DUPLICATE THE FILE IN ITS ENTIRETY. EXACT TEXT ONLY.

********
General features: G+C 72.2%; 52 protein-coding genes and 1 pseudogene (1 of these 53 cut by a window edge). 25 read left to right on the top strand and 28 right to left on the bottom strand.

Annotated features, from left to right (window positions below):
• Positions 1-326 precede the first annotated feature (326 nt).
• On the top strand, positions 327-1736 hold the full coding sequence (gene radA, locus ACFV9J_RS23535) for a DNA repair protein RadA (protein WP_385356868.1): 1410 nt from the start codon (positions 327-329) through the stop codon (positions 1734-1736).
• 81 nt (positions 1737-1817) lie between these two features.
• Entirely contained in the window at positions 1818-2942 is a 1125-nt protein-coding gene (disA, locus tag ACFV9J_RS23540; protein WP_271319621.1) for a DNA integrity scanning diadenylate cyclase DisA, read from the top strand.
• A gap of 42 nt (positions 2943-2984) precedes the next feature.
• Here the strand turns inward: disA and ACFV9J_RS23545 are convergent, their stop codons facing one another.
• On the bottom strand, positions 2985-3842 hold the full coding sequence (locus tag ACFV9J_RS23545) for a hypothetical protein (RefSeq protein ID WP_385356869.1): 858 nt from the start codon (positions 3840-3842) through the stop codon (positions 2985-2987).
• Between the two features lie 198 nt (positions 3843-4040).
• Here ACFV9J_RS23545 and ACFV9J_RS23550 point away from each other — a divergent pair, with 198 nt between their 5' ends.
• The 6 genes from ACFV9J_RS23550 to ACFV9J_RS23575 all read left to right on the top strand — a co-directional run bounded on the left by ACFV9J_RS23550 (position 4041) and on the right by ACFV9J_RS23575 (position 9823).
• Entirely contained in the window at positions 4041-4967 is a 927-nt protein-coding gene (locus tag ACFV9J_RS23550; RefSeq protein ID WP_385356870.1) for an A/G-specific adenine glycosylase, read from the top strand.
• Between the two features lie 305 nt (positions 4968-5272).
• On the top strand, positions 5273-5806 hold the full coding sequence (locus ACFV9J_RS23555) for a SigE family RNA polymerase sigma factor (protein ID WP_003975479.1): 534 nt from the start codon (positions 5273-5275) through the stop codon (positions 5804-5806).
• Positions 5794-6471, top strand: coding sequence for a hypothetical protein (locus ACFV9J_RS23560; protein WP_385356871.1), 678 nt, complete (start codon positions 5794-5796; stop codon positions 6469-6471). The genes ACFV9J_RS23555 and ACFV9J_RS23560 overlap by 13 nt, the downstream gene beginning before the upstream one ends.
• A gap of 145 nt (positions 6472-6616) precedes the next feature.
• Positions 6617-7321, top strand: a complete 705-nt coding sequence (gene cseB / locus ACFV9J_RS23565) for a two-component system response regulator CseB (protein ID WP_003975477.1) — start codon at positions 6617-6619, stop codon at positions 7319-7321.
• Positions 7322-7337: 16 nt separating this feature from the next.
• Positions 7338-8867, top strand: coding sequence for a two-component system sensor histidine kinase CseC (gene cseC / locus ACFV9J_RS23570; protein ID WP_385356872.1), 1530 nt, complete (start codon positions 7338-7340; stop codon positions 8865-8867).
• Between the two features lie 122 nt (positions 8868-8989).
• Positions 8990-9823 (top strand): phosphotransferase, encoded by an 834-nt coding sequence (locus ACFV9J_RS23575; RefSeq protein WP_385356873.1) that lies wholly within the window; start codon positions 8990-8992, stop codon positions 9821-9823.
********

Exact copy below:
General features: G+C 72.2%; 52 protein-coding genes and 1 pseudogene (1 of these 53 cut by a window edge). 25 read left to right on the top strand and 28 right to left on the bottom strand.

Annotated features, from left to right (window positions below):
• Positions 1-326 precede the first annotated feature (326 nt).
• On the top strand, positions 327-1736 hold the full coding sequence (gene radA, locus ACFV9J_RS23535) for a DNA repair protein RadA (protein WP_385356868.1): 1410 nt from the start codon (positions 327-329) through the stop codon (positions 1734-1736).
• 81 nt (positions 1737-1817) lie between these two features.
• Entirely contained in the window at positions 1818-2942 is a 1125-nt protein-coding gene (disA, locus tag ACFV9J_RS23540; protein WP_271319621.1) for a DNA integrity scanning diadenylate cyclase DisA, read from the top strand.
• A gap of 42 nt (positions 2943-2984) precedes the next feature.
• Here the strand turns inward: disA and ACFV9J_RS23545 are convergent, their stop codons facing one another.
• On the bottom strand, positions 2985-3842 hold the full coding sequence (locus tag ACFV9J_RS23545) for a hypothetical protein (RefSeq protein ID WP_385356869.1): 858 nt from the start codon (positions 3840-3842) through the stop codon (positions 2985-2987).
• Between the two features lie 198 nt (positions 3843-4040).
• Here ACFV9J_RS23545 and ACFV9J_RS23550 point away from each other — a divergent pair, with 198 nt between their 5' ends.
• The 6 genes from ACFV9J_RS23550 to ACFV9J_RS23575 all read left to right on the top strand — a co-directional run bounded on the left by ACFV9J_RS23550 (position 4041) and on the right by ACFV9J_RS23575 (position 9823).
• Entirely contained in the window at positions 4041-4967 is a 927-nt protein-coding gene (locus tag ACFV9J_RS23550; RefSeq protein ID WP_385356870.1) for an A/G-specific adenine glycosylase, read from the top strand.
• Between the two features lie 305 nt (positions 4968-5272).
• On the top strand, positions 5273-5806 hold the full coding sequence (locus ACFV9J_RS23555) for a SigE family RNA polymerase sigma factor (protein ID WP_003975479.1): 534 nt from the start codon (positions 5273-5275) through the stop codon (positions 5804-5806).
• Positions 5794-6471, top strand: coding sequence for a hypothetical protein (locus ACFV9J_RS23560; protein WP_385356871.1), 678 nt, complete (start codon positions 5794-5796; stop codon positions 6469-6471). The genes ACFV9J_RS23555 and ACFV9J_RS23560 overlap by 13 nt, the downstream gene beginning before the upstream one ends.
• A gap of 145 nt (positions 6472-6616) precedes the next feature.
• Positions 6617-7321, top strand: a complete 705-nt coding sequence (gene cseB / locus ACFV9J_RS23565) for a two-component system response regulator CseB (protein ID WP_003975477.1) — start codon at positions 6617-6619, stop codon at positions 7319-7321.
• Positions 7322-7337: 16 nt separating this feature from the next.
• Positions 7338-8867, top strand: coding sequence for a two-component system sensor histidine kinase CseC (gene cseC / locus ACFV9J_RS23570; protein ID WP_385356872.1), 1530 nt, complete (start codon positions 7338-7340; stop codon positions 8865-8867).
• Between the two features lie 122 nt (positions 8868-8989).
• Positions 8990-9823 (top strand): phosphotransferase, encoded by an 834-nt coding sequence (locus ACFV9J_RS23575; RefSeq protein WP_385356873.1) that lies wholly within the window; start codon positions 8990-8992, stop codon positions 9821-9823.